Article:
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Consistently communicate your vision throughout the process – my mom and design partner in this endeavor is a very visual person. Even though I sent her multiple pictures, fabric swatches, mood boards and random accessory shots from antique stores it wasn’t until she was physically able to be in the space she understood what I wanted to convey with this office makeover. Understanding the personality types of the people you’re working with will help you speak their skill/design/style/creative language better so you can all be on the same page.

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Be ok with walking away – there was a disagreement that may or may not have occurred at Lowe’s that could have been avoided if all parties would have been ok with walking away for a breather…just saying. Love and respect each other enough to know projects are stressful at times. DIY is not for the faint of heart. You get hungry, you’re tired, you’re frustrated and you may or may not say things that you can’t take back after the makeover has been completed. Just walk away and get a donut and laugh it off later.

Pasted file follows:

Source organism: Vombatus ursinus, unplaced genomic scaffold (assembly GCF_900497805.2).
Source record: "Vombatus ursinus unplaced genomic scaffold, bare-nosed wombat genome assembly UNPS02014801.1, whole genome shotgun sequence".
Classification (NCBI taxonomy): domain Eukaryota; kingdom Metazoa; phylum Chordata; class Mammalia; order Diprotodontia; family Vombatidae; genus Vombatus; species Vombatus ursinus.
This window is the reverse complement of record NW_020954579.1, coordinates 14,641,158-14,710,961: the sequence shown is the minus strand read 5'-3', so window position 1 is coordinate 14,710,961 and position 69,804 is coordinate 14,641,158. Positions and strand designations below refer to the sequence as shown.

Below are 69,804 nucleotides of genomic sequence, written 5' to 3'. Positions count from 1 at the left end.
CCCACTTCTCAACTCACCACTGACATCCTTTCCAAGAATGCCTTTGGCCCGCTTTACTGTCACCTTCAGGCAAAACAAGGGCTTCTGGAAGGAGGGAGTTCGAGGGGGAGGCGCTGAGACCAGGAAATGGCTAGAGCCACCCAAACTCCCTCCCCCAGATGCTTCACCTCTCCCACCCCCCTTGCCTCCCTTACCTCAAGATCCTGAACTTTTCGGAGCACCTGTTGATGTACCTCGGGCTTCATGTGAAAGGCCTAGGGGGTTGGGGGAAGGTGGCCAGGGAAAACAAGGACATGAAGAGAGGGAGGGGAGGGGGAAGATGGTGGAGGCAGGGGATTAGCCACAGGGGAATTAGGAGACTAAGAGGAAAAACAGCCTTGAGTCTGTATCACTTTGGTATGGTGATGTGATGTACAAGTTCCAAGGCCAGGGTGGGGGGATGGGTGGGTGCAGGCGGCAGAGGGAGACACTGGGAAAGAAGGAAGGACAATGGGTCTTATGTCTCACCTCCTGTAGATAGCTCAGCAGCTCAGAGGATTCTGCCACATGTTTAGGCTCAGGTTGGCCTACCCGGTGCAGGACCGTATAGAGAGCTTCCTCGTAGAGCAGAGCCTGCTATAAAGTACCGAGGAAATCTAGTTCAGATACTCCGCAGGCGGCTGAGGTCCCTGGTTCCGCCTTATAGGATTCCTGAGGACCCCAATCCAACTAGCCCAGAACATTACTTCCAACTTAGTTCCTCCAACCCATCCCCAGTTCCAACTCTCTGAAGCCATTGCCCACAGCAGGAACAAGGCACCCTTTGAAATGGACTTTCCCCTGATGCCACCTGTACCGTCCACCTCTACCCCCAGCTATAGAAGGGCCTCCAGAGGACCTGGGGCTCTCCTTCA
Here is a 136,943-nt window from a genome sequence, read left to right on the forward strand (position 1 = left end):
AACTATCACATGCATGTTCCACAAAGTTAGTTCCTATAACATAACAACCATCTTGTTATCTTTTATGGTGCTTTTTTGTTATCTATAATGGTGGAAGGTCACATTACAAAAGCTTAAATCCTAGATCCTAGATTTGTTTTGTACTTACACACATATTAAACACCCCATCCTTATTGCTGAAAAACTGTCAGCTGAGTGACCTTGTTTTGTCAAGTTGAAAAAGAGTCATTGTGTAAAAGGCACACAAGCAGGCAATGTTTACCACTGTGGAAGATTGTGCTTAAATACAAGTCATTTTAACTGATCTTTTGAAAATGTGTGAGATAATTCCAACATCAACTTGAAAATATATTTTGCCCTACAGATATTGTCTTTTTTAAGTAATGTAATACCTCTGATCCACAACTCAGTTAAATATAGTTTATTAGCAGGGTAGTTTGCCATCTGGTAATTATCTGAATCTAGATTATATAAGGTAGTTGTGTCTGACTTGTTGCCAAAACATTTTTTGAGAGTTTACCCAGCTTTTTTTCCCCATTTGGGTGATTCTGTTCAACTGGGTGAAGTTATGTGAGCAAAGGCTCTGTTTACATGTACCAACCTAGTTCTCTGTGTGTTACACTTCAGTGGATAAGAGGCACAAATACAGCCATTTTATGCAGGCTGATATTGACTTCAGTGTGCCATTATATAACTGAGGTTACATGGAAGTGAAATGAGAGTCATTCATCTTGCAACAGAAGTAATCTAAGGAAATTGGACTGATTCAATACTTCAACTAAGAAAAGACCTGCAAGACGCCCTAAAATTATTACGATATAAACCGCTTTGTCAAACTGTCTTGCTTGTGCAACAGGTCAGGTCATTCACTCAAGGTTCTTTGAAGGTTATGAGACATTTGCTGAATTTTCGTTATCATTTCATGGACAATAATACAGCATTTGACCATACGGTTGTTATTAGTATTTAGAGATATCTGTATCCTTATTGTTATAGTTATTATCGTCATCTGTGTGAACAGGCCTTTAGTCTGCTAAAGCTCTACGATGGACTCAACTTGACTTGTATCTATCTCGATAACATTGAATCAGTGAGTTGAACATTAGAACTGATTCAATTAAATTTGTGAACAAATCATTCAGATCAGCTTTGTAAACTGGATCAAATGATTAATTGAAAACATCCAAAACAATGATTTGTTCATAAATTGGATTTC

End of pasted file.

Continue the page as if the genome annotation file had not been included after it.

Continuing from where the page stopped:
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Use apps to help keep everyone on track – throughout this process we’ve used the Wunderlist app to help each of us keep up with assigned to do lists as well as a Google calendar to help keep dates on track. These apps allowed us to share/add/subtract tasks as needed and dates so our projects weren’t overlapping each other. Both apps are free and user friendly.